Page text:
Pakistani politics cannot be analysed without taking into account civil-military relations. This equation alone determines the tone of politics and state of affairs in Pakistan. Hence, the country is in a perpetual struggle to finding the perfect equilibrium for the two types of leaderships to coexist. The military and civilian leadership has in several public meetings repeatedly expressed its resolve and reaffirmed its solidarity in fighting terrorism.

Recent deaths and injuries in terrorist attacks have shone a spotlight, once again, on the issue of growing terrorism in province of Balochistan. The legal fraternity was still recovering from Quetta’s Civil Hospital terrorist attack that killed at least 73 people and left scores injured when another attack on the legal community hit the Police Training Centre in Quetta on Monday, killing at least 61 people and wounding at least 117.

The counter-insurgency operation, Zarb-e-Azb, proved itself as pivotal in curbing terrorism in certain key pockets of Pakistan; however Zarb-e-Azb is not a one-time fix. Military efforts are only one factor in the many imperative to end terrorism. To succeed in the long run, military efforts need to be a part of a larger counter-insurgency campaign inclusive of political and social considerations, as well as the regional and global constraints.

The current government’s recommendations in the “three-point strategy to tackle the jihadi organisations” represent an interesting shifting of gears with regards to curbing terrorism; the government has introduced ways by which large militant organisations can be regulated. The plan involves disarming terrorist groups, stopping their funding and getting militant outfits involved in mainstream politics. However, tackling the social and ideological aspects of growing militancy and extremism is a complicated matter and needs a greater show of resolve.

Building a clear national narrative against extremism, radicalism and militancy is the need of the hour; one of the greater difficulties lies in monitoring the bodies and institutions responsible for nurturing extremist discourse.

Considering that each neighbourhood in every town of Pakistan has a mosque of its own and its own understanding of Islam, letting these mosques operate independent of state oversight means the risk has been amplified. A lack of governmental focus on access to and quality of marginalised and underprivileged children's education has resulted in the proliferation of madrassas, some of which are highly radicalised.

In the long run only the educated and literate population is likely to build an internal social coherence which is tremendously lacking in the current system. Pakistan needs to improve its literacy rate by declaring the country’s failure to meet educational standards a threat to its already fragile democracy and peace.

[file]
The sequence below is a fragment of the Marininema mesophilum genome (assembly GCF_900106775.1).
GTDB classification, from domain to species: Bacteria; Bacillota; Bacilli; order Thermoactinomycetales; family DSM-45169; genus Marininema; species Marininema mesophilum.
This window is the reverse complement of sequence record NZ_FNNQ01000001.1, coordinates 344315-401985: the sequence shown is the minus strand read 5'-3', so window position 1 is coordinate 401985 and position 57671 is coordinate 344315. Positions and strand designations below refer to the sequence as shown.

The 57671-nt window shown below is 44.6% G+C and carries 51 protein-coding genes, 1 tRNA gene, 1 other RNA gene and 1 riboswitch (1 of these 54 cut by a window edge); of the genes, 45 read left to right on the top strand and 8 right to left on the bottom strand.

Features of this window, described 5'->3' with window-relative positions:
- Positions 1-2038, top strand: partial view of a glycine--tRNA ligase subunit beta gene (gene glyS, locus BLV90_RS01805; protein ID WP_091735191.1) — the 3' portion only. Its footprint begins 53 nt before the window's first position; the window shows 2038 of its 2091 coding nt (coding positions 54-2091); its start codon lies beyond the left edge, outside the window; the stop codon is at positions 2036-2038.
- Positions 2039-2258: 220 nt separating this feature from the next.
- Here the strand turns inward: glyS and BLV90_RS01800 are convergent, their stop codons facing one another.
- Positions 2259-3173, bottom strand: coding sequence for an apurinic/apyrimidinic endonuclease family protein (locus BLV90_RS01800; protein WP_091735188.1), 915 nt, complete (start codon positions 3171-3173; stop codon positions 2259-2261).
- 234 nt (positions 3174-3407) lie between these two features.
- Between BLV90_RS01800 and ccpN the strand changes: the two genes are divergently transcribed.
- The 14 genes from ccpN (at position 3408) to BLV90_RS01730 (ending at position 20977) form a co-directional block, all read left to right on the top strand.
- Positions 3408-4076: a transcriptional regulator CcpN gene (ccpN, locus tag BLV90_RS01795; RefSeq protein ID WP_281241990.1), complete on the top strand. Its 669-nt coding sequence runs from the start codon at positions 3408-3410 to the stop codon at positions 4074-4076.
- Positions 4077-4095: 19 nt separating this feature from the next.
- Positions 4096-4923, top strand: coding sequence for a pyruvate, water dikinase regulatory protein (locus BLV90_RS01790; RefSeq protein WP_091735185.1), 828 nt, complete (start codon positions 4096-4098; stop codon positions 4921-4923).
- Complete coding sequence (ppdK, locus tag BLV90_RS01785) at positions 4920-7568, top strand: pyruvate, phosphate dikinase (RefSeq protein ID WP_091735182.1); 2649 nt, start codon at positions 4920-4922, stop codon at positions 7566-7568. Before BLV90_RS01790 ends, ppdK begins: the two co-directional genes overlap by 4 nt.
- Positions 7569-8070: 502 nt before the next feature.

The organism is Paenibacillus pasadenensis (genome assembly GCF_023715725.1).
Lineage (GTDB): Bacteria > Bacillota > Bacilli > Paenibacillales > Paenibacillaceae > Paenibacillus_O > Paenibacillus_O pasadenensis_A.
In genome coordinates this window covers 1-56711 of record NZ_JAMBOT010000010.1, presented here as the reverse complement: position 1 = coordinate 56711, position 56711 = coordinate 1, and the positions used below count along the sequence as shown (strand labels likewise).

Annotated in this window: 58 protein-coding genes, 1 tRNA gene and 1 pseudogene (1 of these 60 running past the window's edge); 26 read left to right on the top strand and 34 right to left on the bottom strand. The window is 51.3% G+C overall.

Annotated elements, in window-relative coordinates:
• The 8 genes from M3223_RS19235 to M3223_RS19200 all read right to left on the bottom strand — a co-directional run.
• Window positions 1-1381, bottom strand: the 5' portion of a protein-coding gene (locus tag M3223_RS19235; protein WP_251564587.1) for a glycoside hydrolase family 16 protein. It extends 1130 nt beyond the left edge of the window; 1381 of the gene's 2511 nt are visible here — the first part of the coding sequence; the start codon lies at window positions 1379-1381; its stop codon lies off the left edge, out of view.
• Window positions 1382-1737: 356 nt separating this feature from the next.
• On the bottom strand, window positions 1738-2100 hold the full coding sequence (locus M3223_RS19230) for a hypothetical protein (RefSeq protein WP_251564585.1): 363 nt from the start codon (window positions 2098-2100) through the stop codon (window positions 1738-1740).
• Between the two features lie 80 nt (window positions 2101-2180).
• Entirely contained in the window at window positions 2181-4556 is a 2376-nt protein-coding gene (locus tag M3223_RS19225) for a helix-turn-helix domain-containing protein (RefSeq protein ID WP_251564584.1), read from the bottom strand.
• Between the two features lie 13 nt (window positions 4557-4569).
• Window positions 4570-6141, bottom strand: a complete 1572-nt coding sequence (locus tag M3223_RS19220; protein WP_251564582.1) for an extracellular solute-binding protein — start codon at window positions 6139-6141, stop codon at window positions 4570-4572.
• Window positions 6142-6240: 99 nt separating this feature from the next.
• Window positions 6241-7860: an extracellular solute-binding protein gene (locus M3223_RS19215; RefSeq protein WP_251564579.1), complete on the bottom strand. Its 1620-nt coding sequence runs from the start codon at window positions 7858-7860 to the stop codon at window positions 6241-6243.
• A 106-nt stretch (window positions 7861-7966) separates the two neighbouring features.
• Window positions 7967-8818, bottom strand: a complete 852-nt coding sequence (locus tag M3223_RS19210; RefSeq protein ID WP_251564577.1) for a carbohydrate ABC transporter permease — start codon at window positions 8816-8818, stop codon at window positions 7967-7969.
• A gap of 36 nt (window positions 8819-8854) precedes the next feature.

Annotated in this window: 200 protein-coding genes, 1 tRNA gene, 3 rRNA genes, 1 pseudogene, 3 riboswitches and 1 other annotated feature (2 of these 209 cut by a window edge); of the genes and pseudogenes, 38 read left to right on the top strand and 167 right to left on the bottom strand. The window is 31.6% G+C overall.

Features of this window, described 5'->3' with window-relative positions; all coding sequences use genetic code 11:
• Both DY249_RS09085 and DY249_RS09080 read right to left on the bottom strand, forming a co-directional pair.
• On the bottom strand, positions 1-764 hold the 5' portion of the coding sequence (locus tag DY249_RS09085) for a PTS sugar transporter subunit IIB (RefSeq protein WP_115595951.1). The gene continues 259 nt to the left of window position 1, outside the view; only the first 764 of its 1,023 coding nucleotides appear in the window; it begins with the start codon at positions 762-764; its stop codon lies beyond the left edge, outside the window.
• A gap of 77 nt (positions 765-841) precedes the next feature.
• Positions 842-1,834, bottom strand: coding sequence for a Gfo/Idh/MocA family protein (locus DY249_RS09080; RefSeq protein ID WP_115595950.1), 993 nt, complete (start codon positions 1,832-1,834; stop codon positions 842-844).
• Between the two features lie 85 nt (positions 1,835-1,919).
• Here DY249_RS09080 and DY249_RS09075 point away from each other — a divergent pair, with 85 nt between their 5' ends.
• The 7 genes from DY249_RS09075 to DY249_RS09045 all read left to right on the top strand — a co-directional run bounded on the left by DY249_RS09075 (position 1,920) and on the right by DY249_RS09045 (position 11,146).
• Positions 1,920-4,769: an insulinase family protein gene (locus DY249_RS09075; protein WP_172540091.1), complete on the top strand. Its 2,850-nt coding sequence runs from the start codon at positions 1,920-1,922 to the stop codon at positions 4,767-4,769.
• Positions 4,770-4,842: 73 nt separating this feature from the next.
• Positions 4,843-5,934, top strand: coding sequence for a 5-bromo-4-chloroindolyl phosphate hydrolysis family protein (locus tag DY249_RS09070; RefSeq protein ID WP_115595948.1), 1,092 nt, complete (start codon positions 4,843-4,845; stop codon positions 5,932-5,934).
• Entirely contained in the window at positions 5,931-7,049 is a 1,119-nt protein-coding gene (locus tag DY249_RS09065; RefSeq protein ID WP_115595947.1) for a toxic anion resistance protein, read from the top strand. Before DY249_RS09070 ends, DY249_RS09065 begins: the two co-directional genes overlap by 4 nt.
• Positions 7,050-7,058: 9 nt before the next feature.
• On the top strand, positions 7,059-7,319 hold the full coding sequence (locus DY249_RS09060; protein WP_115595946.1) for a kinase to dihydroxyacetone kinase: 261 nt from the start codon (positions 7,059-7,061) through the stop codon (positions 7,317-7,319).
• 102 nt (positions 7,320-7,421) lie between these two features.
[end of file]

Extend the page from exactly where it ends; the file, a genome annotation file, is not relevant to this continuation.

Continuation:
Pakistan’s experience suggests that its courts also need to go through an intensive process of reform; the justice system has had most civilians face a lifetime of never ending civil and criminal litigation before getting their issues resolved. It is inevitable for a state which doesn’t provide justice to ultimately break down due to injustice.

Any plan for the nation will not work until and unless the endemic corruption, poor enforcement of the rule of law, and the presence of criminal, drug and land mafias are taken to court.

The non-democratic approach of provincial governments towards local governance institutions leads to individuals often finding themselves to be acting as little more than stooges responsible for upholding of so called democratic norms. Citizens’ inspiration of self-rule must be realised by empowering local governance institutions to address their development and grass root democratic issues without interference from provincial governments.

Pakistani youth today makes up the largest chunk of the total population: estimates suggest 63% to 70% of the Pakistani population consists of the young. Unfortunately, due to limited livelihood opportunities, the youth looking for a livelihood often have no other choice but to join armed forces of militant and extremist organisations and become enforcers of a radical narrative or get involved in drug trade.

The China-Pakistan Economic Corridor has opened up as a good opportunity to prepare the Pakistani youth for upcoming livelihood opportunities. It has opened up new gateways for the young by providing them with on the job skills training and experience.

Pakistan faces acute internal and external security challenges. Until a comprehensive action plan targeting social coherence through education and livelihood is not established, the mania of radical and extremist mindset can’t be eradicated. Changing the narrative lies at the heart of any long-term effort to eradicate terrorism and permanently cleanse society. This requires involvement of both civil and military leadership and careful deliberation on drawing up a holistic plan of action. There is no quick fix to countering terrorism, thus the nation must be patient and the leaderships must put aside political differences to work together towards a common goal. Surely, as in the words of Winston Churchill, “Evils can be created much quicker than they can be cured.”

 

The writer is a rights activist and development consultant.